One of my favourite strips in Calvin and Hobbes has the two characters looking down at the stump of what must have been an old, large tree before it was hacked for wood. Calvin says: “Sometimes I think the surest sign that intelligent life exists elsewhere in the universe is that none of it has tried to contact us.”Every day, it appears humans grow steadily more depraved, more brutal to the world around us. This weekend, even as Section 377 is being debated in the Supreme Court in the context of whether sex between two consenting adults of the same gender is natural, we woke up to the news of the kind of case against which the section was really meant for use.
We exploit and abuse animals physically, emotionally and sexually every day. The goat is only the latest victim of bestiality. About a year ago, a Delhi cab driver called Naresh Kumar was accused of raping a seven month old puppy to death in Naraina Industrial Area. He stuffed the dying puppy into a jute bag and left her in a dump. His drunken confession led animal rights activists who were feeding the puppy, named Jenny, to the dump, but it was too late to save her life. Police registered a case of cruelty to animals, under which an offender could get away with a fine of as little as Rs. 50 and no jail time. Sectiom 377 reads: “Whoever voluntarily has carnal intercourse against the order of nature with any man, woman or animal, shall be punished with imprisonment for life or with imprisonment of either description for a term which may extend to ten years, and shall also be liable to fine.” While Section 377 is constantly used to threaten same-sex couples and transgender people, has anyone who has sexually assaulted an animal been sent to prison? Depite a video of two aspiring doctors throwing a puppy off a terrace going viral, the sociopaths got away with a fine. It is not known whether they were allowed to complete their studies. Last year, a puppy had his little legs sawn off by a drunk man in Delhi. Some months ago, daschund was beaten to death with a cricket bat by a neighbour who picked a fight with the dog’s parent in Madras. In March this year, three men beat to death a dog which was sleeping in a temple in Junagadh in Gujarat, setting upon him with bamboo sticks. In Bombay, a man stabbed a dog to death after having a fight with his girlfriend. The list goes on – the man who rounds up dogs and bludgeons them to death in Kerala; the mob that killed dogs in Calcutta and attacked a man who was feeding strays; the trio which stoned a dog to death and then stole the carcass in Delhi; the man who stabbed sleeping dogs outside Green Park metro station in Delhi. Despite various studies establishing the link between cruelty to animals and a tendency towards psychopathy, which often manifests against other humans too, we have not imposed strict penalties on animal abuse. As a matter of fact, animal abuse drives our economy. When humans are not raping animals, we are ensuring that other animals rape them, so that we can have our supply of milk, meat, farm labour, and pet dogs from breeding centres. For all the debate over the government’s cow policies, we fail to call out its hypocrisy in bowing down to vested interests against the ban on the bloodsport jallikattu. We even fail to see the connection between the dairy, meat, and leather industries. Every year, there is an outcry against the dog eating festival in Yulin, but silence on the industrialised abuse of animals deemed less equal. Every year, “intersectionalities” becomes a buzzword in the discussion around gender equality and the rights of sexuality minorities, but those who raise their voices loudest for the need for oppressed groups to support each other will slurp their tongues while speaking of chicken biryani, conveniently forgetting that animals are the most oppressed group of all. There is no debate over zoos and aquariums. Animals are shot when humans are stupid enough to climb into their enclosures. Animals continue to be bred in zoos, despite evidence that zoo animals suffer from depression and even insanity from the lack of space, unhygienic conditions, and forced unnatural interaction with humans. With supermarkets allowing us to delude ourselves about the violence that produces the neatly packaged animal derivatives we buy over the counter, the notion of “milk of human kindness” has become obsolete. Perhaps the only hope for order to be restored in this world is for our species, which has come to embody avarice and apathy, to die out. Surely, god knows we are overdue for extinction?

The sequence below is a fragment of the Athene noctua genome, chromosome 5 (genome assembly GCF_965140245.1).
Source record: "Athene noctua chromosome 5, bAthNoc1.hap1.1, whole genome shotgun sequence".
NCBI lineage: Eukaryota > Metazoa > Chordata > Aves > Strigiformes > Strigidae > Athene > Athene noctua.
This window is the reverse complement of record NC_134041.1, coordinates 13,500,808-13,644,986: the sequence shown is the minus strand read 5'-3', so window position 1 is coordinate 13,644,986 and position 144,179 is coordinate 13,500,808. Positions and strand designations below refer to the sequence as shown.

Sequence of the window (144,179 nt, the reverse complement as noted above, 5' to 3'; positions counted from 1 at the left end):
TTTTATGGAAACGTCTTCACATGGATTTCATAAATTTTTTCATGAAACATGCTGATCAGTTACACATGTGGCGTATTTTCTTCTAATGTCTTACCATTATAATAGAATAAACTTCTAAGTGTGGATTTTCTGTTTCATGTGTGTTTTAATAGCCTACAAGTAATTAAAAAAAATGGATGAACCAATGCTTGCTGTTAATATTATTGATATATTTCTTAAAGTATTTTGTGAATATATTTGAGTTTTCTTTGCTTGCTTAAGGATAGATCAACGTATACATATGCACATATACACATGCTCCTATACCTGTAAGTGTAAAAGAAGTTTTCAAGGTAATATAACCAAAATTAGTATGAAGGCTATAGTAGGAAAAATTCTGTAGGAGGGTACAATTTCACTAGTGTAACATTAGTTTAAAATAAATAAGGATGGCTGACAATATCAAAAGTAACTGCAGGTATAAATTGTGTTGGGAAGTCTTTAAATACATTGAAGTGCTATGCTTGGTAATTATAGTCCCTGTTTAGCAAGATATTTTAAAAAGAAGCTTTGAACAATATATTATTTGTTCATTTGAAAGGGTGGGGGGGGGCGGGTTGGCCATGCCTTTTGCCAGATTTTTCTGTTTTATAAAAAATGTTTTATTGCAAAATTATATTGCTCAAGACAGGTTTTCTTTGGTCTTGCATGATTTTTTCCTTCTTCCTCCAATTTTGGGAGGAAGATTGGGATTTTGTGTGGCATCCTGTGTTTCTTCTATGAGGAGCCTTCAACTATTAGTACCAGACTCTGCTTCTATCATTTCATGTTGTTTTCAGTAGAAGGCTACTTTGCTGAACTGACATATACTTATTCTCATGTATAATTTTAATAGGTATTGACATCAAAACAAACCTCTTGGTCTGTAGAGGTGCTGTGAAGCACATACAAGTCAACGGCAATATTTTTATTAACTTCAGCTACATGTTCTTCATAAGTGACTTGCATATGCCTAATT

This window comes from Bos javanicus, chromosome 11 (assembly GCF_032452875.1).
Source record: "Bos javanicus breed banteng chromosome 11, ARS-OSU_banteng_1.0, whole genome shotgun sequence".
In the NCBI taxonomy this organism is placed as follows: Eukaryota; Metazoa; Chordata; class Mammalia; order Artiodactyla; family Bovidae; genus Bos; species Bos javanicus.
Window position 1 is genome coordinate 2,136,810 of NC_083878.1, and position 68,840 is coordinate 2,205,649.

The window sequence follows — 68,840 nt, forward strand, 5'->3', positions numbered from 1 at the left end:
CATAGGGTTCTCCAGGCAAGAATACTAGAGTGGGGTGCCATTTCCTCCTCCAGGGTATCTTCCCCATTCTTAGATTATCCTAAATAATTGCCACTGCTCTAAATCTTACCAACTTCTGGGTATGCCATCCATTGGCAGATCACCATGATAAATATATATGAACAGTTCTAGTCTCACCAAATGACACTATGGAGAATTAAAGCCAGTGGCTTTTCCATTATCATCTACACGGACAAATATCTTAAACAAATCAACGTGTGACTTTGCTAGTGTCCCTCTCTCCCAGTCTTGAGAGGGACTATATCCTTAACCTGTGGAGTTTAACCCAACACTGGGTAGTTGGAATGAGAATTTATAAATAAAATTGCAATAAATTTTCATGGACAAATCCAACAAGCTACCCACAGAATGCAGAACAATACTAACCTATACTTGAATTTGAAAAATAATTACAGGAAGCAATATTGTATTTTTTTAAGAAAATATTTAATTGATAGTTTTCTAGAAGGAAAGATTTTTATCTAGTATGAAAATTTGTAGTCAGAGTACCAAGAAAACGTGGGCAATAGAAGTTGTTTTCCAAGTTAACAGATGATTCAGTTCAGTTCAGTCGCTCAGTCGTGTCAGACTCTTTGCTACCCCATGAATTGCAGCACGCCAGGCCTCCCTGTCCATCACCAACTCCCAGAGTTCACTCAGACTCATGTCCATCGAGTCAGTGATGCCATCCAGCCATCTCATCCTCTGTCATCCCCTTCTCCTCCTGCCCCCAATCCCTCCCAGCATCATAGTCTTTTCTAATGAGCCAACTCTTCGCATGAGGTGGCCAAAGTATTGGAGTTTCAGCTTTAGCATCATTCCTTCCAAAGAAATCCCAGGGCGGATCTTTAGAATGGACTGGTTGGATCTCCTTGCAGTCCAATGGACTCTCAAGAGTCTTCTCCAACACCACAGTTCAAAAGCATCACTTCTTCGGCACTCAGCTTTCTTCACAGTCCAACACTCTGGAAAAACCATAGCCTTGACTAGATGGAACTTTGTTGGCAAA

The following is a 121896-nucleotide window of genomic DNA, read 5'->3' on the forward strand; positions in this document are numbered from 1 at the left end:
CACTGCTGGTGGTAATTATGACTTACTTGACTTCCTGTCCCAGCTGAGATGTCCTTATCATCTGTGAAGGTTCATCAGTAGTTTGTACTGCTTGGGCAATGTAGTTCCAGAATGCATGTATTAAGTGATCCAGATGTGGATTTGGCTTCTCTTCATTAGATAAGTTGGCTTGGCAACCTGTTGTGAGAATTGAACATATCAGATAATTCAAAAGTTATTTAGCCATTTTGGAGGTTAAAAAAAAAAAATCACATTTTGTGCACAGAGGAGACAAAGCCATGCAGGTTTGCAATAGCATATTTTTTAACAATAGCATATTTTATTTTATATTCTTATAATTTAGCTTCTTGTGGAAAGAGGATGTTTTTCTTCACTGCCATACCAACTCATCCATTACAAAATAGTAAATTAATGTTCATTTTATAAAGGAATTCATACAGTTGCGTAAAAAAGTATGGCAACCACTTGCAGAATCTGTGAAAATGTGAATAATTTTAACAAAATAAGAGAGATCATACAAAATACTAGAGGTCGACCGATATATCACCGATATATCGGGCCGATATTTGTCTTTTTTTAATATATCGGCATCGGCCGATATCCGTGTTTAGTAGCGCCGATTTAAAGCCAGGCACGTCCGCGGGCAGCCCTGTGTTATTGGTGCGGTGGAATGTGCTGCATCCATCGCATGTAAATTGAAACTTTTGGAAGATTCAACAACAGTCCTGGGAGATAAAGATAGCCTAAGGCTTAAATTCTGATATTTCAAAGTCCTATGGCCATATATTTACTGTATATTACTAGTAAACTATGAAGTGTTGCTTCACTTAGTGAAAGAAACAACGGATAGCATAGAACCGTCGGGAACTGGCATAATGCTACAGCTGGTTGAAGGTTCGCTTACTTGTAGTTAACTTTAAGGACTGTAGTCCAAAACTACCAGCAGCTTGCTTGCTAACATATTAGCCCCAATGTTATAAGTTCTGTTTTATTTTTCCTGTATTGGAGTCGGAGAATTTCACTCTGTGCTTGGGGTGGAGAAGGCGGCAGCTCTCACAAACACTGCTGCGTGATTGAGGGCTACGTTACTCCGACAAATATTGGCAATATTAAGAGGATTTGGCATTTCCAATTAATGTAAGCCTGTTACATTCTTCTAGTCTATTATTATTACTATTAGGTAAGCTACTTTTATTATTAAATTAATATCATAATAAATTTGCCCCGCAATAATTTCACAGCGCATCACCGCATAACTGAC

More Columns by Nandini Krishnan:
"Rapistan": There are no safe places
The "most dangerous country" poll should not make us defensive
The illusion of secularism
When hooliganism is state-sanctioned
Tarun Tejpal case: When the media plays jury
Karnataka: Death of democracy
India shining as ecosystems die?
Tamil Nadu: The land of the lawless
When death does not deter
Power play at a time of crisis
A country in denial
The gods have left the temples
What cricketers' reactions to ball-tampering show
Even Chhota Bheem knows our data was never private
No Confidence Motion: Why is the BJP nervous?
Do we really have the right to die with dignity?
Democracy has no place for mobs The Sridevi South India lost